In the summer of 1883, the Bluff Fort was dismantled. Men began moving their houses out to their town lots leaving the former Fort to be plowed as part of a private garden.
The San Juan River proved to be difficult to tame. The winter of 1883-1884 brought snow and rainstorms. Topped with runoff from the southern Rockies snow melt, the river flooded the newly formed town resulting in damage to homes, crops and the destruction of the irrigation system. Soon the residents of Bluff City asked to be released from their mission. Permission was given by the church, but only a few families chose to leave.
Bluff Pool Livestock Cooperative and Victorian Home Construction
After several failed attempts at farming the area, in 1885, a newly appointed San Juan Stake president, Francis Hammond, urged the community to shift from farming to ranching. A successful local livestock cooperative business, the Bluff Pool, was formed in the late 1880’s to help Bluff settlers compete with larger cattle ranches in the area.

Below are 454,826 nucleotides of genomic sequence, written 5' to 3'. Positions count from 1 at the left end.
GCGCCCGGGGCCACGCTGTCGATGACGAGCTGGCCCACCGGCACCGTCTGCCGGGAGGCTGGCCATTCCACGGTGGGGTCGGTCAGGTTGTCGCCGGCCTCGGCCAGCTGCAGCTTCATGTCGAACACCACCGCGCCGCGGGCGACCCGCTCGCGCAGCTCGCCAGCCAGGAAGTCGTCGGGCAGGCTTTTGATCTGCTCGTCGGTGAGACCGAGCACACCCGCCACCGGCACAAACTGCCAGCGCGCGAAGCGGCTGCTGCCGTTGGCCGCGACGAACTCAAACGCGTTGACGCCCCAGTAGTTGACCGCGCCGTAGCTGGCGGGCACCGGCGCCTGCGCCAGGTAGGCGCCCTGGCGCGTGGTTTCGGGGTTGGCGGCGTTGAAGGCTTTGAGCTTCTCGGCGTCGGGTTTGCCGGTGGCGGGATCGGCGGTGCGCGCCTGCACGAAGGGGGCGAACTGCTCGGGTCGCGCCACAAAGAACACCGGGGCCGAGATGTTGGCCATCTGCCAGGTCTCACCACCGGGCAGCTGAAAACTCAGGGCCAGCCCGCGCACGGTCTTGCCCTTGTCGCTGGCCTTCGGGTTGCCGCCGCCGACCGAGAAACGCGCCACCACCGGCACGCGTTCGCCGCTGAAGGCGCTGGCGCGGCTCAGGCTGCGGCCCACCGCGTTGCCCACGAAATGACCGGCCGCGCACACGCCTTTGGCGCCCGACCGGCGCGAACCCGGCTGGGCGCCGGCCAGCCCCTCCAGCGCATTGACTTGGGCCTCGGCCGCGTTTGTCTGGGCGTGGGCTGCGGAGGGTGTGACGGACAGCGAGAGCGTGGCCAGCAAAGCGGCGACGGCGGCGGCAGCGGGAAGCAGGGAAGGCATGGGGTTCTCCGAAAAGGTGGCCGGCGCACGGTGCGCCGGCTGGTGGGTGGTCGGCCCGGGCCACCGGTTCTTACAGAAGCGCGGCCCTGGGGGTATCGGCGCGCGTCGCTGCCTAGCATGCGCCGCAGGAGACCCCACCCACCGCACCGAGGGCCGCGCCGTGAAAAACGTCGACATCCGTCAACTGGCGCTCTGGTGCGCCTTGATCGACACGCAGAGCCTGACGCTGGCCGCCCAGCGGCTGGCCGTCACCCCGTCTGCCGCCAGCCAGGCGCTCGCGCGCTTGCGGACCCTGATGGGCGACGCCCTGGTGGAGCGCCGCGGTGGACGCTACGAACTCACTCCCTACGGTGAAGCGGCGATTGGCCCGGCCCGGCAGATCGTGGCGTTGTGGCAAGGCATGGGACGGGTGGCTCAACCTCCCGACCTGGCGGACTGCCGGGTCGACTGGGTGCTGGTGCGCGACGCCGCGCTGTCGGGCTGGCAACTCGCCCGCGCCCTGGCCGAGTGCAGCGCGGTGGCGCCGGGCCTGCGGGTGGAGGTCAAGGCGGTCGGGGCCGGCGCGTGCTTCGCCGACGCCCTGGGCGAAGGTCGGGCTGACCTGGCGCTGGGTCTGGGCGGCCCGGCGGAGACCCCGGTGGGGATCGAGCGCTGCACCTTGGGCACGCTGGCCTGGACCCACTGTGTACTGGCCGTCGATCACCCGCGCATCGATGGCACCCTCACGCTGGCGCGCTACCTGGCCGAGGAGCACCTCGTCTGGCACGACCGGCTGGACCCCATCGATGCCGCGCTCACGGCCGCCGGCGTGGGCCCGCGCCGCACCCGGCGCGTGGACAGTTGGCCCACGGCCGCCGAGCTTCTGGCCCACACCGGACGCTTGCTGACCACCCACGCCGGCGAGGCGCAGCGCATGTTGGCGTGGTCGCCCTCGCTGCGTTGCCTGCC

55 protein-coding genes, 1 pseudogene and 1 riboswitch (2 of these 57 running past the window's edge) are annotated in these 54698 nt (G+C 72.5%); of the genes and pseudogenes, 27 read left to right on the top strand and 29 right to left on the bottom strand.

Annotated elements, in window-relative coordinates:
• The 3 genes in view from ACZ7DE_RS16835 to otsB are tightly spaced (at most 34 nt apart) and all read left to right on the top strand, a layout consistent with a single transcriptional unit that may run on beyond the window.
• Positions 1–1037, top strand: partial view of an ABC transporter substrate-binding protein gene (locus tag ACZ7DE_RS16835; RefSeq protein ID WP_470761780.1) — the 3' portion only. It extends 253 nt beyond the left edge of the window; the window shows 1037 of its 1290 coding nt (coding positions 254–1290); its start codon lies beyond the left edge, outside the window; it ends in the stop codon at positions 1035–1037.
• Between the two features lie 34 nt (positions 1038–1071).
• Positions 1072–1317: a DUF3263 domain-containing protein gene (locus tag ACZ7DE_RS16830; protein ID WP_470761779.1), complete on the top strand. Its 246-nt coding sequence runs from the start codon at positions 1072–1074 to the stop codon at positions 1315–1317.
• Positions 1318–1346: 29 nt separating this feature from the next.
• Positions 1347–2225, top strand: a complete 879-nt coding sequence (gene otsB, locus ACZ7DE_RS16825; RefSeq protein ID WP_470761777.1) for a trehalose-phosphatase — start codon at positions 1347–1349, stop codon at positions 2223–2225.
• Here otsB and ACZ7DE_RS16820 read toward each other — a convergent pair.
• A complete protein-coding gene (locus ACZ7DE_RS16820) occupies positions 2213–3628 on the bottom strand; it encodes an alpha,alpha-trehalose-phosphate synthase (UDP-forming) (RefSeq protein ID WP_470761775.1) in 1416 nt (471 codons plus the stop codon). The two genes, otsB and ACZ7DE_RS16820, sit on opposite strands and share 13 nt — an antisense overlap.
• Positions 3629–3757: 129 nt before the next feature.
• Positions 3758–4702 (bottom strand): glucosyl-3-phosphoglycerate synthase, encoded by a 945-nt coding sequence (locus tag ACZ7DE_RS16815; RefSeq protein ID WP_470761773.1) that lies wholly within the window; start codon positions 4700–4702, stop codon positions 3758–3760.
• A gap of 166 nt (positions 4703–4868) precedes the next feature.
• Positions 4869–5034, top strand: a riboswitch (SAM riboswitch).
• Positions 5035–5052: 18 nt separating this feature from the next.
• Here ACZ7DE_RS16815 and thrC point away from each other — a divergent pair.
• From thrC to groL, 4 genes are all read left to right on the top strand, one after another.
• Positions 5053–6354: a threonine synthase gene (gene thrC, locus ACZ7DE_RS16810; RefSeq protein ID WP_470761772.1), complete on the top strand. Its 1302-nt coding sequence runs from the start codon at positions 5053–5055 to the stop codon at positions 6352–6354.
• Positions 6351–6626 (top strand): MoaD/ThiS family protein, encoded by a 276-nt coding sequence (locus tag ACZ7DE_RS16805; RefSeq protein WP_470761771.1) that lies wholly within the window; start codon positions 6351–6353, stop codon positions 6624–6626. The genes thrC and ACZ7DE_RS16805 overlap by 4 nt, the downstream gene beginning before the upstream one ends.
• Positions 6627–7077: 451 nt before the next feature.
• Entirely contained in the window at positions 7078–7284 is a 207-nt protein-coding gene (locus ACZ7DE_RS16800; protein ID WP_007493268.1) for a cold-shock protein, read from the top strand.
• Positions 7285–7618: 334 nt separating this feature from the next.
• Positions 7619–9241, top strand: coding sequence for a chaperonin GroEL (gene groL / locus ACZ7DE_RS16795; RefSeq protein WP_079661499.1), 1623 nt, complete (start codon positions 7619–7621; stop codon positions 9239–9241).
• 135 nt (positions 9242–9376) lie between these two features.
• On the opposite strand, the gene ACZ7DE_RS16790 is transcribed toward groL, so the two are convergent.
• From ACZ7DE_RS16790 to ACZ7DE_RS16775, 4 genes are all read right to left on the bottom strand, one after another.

In contrast to the 1880 floods, the 1890s proved to be a time of prolonged drought. The people of Bluff City persisted, however. Many residents built large, sandstone-block, Victorian houses during this period as an apparent commitment to the future. Today, many of these homes have been restored and can be seen in the Bluff Historic District.
Life continued to be challenging in Bluff City. Eventually most of the original families and their descendants moved away, with many going north to start the farming and ranching communities of Monticello in 1888 and Blanding in 1905.
Click here for the Hole in the Rock Foundation (HIRF) Website
1. Aitchison S. A Guide to Southern Utah’s Hole in the Rock Trail. 2. Miller D. Hole in the Rock 3. Hole in the Rock Foundation website (www.hirf.org).
Photograph Credits: Lamont Crabtree, David Walton